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Specialty crop grant funding up for grabs for Michigan interests

LANSING, Mich. — State officials have announced a request for proposals through the federal Specialty Crop Block Grant Program, a federal initiative through the USDA’s Marketing Services division.

The Michigan Department of Agriculture and Rural Development (MDARD) said the program is designed to enhance the competitiveness of Michigan’s specialty crops; grant funding is contingent on the availability of federal funds.

MDARD must be in receipt of all proposals no later than 3 p.m. on Feb. 15, and grants have a maximum award of $100,000. Acceptable projects include anything related to promotion, marketing, research, nutrition, trade enhancement, food safety, food security, plant health programs, education, logistics, product development and good agricultural practices and other activities.

Last year there were 17 parties who received just over $1.5 million altogether. One of the recipients was the Michigan Apple Committee (MAC), which was granted $100,000 for a project titled Enhancing Competitiveness of Michigan Apples through Consumer Education Online and in Print.

“We use a lot of the grant for marketing to increase the competitiveness of the product in the marketplace,” explained Diane Smith, MAC executive director. “We also use a portion of the grant to do market research, but most is for marketing.”

Most of MAC’s marketing efforts take place online through social media, she said. The state-regulated commodity group for apple growers uses Instagram and Facebook in particular to heighten the visibility of Michigan apples for consumers. Smith said the group also uses Google AdWords, a Google proprietary tool that can help a company or organization’s product or service show up on Internet searches.

She added the specialty crop grant program is one of the few opportunities for the commodity group to get a grant.

Another group getting a grant last year was the Michigan Cherry Committee, in the amount of $99,949 for a project to address the problem of spotted wing drosophila, an important invasive pest that attacks a wide range of soft-skinned fruits, including cherries. According to a project summary, the effort will seek to “refine trap methodology to improve on-farm management.”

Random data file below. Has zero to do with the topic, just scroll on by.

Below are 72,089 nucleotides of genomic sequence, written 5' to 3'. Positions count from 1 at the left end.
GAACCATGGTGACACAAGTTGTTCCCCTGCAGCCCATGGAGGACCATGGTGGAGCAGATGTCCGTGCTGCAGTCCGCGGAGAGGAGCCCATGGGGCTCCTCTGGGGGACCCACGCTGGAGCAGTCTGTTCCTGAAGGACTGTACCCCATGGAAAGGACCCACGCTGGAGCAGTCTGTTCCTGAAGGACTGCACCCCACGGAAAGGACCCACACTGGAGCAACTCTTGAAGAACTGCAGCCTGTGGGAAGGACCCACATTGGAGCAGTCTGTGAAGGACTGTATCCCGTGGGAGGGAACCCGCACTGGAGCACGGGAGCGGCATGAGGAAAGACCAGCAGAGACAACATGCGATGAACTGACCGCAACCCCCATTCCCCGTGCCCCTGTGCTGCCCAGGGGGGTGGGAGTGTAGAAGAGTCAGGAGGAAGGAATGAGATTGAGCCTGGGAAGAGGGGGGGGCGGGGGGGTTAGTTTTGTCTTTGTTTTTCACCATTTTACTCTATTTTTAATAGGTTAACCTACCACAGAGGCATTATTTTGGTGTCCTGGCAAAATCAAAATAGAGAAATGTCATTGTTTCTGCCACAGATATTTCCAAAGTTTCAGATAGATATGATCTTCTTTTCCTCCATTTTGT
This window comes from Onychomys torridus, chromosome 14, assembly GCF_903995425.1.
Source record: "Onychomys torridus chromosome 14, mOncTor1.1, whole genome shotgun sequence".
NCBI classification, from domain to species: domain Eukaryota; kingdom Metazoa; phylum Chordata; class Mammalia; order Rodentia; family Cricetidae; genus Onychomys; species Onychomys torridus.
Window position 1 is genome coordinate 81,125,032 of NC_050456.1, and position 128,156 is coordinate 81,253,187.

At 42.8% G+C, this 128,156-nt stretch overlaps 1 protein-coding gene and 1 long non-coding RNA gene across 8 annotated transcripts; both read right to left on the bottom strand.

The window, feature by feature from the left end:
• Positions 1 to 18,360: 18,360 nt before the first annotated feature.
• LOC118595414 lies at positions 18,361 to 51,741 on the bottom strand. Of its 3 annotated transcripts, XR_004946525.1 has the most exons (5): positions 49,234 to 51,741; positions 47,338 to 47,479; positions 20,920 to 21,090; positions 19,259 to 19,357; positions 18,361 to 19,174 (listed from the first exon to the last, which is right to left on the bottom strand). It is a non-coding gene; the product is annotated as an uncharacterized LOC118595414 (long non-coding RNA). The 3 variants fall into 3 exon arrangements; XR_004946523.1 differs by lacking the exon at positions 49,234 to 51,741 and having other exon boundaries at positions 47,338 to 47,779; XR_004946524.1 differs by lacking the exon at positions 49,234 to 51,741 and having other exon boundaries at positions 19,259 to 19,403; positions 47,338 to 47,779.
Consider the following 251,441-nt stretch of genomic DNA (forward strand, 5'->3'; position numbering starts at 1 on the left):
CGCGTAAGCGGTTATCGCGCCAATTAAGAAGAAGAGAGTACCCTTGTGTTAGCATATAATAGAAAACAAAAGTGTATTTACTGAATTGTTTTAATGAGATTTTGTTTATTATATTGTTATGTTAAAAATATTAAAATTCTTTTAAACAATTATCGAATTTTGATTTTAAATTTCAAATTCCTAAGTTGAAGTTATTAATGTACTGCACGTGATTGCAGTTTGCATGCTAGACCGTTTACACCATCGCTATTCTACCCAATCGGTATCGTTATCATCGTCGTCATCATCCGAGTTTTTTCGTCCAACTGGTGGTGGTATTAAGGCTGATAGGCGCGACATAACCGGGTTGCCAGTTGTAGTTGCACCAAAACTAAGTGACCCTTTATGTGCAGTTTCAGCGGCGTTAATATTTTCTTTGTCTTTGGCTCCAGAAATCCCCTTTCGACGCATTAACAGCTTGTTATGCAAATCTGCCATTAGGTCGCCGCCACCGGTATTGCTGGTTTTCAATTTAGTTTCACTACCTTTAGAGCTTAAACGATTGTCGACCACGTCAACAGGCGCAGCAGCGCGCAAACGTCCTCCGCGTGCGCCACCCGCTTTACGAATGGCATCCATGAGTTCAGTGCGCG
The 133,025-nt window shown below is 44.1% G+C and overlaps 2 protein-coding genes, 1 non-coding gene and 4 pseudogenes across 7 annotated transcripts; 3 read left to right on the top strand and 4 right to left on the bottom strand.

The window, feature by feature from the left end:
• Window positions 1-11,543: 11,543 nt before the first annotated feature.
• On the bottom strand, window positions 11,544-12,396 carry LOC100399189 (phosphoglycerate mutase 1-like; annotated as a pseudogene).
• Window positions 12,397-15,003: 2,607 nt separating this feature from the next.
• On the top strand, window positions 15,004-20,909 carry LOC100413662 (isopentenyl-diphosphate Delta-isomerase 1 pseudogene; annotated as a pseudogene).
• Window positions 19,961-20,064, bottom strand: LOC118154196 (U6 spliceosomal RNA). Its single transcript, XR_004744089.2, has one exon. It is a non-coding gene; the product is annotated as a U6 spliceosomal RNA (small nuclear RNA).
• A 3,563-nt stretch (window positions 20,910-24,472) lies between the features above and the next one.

Other groups receiving grants in 2017 were Crosshatch Center for Art & Ecology, Cherry Marketing Institute, Cherry Central, Eastern Market Corp., Hop Growers of Michigan, Michigan Asparagus Advisory Board and several others. According to MDARD, funding priority will be given to projects with a focus on market expansion and access, research, and training and education.

Eligible applicants include nonprofits, local, state and federal government entities, as well as for-profit organizations. Any organization must be a legal entity recognized by the IRS and applicants must either reside in or conduct business or organizational activities in Michigan.

Applicants should demonstrate how the project will potentially produce measurable impacts for the specialty crop industry as a whole and not for the exclusive benefit to a specific product, single organization, institution, or individual, according to MDARD.

For more information about the program, an application form or submission criteria, visit